BlackJewell meeting

Craig Warfield holds his head as he attends a Campbell County Commission meeting joined by Gov. Mark Gordon and Gillette Mayor Louise Carter-King the day after Backjewel LLC locked him and about 580 of his Wyoming coworkers out, most owed back pay and employee contributions to their retirement and health savings accounts.

CHEYENNE — Half a dozen bankruptcies have rocked Wyoming coal country since 2015, the latest of which ground two of the nation’s largest coal mines to a temporary halt last summer. State lawmakers on Monday advanced a pair of bills drafted in direct response to the bankruptcy of coal operator Blackjewel and others in the Powder River Basin.

The proposed legislation aims to address the legal predicaments faced by workers and county governments in the harrowing months following Blackjewel’s collapse.

When Blackjewel filed for bankruptcy on July 1, it owed over 500 miners hundreds of thousands of dollars in unpaid wages and benefits. But only a few dozen workers ultimately filed wage claims for the compensation the insolvent company owed them. Several workers chose not to pursue a claim out of concern the company would retaliate against them, according to the Labor Standards Office in the Wyoming Department of Workforce Services. Many workers feared for their job.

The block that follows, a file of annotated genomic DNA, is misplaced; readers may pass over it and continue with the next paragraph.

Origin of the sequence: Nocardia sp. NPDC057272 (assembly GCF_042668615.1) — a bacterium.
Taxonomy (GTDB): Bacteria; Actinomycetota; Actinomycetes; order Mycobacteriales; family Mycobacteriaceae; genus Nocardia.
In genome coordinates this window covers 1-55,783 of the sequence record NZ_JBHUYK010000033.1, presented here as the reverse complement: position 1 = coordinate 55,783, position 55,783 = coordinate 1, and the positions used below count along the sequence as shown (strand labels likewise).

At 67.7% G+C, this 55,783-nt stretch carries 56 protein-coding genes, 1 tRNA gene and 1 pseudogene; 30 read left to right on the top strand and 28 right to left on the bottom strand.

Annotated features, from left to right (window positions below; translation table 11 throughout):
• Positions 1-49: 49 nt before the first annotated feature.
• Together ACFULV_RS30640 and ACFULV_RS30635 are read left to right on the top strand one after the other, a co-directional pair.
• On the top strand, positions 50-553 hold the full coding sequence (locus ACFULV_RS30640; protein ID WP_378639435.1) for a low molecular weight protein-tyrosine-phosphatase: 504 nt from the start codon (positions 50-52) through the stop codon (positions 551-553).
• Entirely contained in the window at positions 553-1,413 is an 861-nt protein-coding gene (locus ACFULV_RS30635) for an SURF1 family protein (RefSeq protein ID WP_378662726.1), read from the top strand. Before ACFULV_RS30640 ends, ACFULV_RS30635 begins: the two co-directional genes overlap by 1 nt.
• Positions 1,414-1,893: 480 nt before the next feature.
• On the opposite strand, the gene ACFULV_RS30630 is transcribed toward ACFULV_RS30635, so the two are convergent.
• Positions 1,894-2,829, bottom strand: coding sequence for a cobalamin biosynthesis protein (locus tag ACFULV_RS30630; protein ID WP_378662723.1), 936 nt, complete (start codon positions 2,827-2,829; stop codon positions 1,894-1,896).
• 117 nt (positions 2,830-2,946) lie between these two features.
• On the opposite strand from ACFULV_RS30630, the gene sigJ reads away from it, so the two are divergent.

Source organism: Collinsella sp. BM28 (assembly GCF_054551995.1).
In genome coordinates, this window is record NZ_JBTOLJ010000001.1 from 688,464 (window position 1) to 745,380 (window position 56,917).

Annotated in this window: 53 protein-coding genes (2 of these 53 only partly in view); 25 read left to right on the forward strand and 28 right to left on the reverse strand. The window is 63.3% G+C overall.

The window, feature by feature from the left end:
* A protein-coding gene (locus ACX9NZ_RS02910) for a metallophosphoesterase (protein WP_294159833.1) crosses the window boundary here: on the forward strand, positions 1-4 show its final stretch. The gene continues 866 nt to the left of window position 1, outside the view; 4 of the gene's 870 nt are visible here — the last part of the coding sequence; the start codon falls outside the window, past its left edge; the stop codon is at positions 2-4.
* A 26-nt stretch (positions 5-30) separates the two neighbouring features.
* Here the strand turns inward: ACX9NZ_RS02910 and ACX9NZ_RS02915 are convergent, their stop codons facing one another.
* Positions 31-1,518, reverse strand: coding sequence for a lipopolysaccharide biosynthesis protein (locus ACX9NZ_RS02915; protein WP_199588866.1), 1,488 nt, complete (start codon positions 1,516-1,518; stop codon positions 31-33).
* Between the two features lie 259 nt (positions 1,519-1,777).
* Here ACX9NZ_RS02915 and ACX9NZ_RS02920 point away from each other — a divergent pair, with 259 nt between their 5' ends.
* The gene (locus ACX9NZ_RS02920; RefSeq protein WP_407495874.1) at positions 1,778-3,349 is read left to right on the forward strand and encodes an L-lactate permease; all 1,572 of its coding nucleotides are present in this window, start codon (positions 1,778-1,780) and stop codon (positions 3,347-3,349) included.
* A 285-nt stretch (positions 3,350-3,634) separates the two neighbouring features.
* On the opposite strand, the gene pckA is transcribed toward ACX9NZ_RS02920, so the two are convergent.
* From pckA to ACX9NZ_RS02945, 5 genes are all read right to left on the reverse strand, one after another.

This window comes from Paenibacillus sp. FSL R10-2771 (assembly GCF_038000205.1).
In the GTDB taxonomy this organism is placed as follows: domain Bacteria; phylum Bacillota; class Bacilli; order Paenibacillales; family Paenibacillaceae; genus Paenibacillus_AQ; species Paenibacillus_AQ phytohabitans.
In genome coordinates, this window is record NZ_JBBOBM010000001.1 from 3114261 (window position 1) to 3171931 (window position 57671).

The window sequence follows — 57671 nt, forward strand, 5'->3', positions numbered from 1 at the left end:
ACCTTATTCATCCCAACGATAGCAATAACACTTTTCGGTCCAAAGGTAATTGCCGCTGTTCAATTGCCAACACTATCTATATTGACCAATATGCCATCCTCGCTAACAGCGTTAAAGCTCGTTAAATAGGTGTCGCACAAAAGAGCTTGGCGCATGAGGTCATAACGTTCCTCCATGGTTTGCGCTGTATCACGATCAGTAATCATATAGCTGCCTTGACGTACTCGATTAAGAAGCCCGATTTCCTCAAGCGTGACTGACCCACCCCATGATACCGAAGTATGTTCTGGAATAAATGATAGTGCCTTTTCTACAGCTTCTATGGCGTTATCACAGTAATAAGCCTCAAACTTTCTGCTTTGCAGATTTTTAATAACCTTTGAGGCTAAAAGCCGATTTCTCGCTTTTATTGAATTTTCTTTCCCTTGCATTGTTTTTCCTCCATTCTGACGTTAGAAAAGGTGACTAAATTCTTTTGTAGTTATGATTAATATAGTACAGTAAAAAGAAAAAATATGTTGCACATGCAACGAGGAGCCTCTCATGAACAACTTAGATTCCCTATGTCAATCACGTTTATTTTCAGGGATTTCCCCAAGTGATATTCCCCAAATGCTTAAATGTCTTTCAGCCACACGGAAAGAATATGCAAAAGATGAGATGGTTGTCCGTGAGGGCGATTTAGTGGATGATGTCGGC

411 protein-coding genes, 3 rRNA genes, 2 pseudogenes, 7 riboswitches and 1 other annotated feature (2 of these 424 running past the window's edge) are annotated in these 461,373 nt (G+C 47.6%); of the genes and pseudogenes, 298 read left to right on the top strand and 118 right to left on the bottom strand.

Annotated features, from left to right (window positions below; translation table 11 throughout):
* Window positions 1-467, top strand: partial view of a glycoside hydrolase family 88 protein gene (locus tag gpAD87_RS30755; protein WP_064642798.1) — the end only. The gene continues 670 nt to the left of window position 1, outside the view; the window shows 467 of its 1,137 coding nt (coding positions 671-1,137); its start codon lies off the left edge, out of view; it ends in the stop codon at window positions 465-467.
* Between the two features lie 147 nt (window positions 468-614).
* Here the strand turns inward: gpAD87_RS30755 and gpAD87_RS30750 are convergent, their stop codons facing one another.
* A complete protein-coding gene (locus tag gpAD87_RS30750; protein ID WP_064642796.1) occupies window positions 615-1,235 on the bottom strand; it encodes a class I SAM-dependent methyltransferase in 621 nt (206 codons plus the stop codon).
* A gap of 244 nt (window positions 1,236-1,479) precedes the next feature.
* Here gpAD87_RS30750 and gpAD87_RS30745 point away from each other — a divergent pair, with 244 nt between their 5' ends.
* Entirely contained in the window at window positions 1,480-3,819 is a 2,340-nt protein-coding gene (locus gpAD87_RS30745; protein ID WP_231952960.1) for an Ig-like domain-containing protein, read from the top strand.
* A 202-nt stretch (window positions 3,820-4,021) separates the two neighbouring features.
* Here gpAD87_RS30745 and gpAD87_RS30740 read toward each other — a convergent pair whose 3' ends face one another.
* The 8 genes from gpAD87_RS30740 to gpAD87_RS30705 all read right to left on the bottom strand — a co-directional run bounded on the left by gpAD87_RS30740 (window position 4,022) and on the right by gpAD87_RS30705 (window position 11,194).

Under current law, Wyoming labor statutes do not protect workers who file wage claims from employer retaliation. House Bill 132 — approved by the committee Monday — would add an anti-retaliation requirement to protect employees who choose to file a claim.

But that’s not all. The bill will move to the floor with the inclusion of some additional worker protections from another draft labor bill: House Bill 131.

Lawmakers initially introduced House Bill 131 to allow the Labor Standards Office to pursue an investigation into a company’s wage or employee records in the event of a bankruptcy. That’s because when Blackjewel slid into bankruptcy, the Labor Standards Office had difficulty collecting the company records needed to fight on behalf of workers.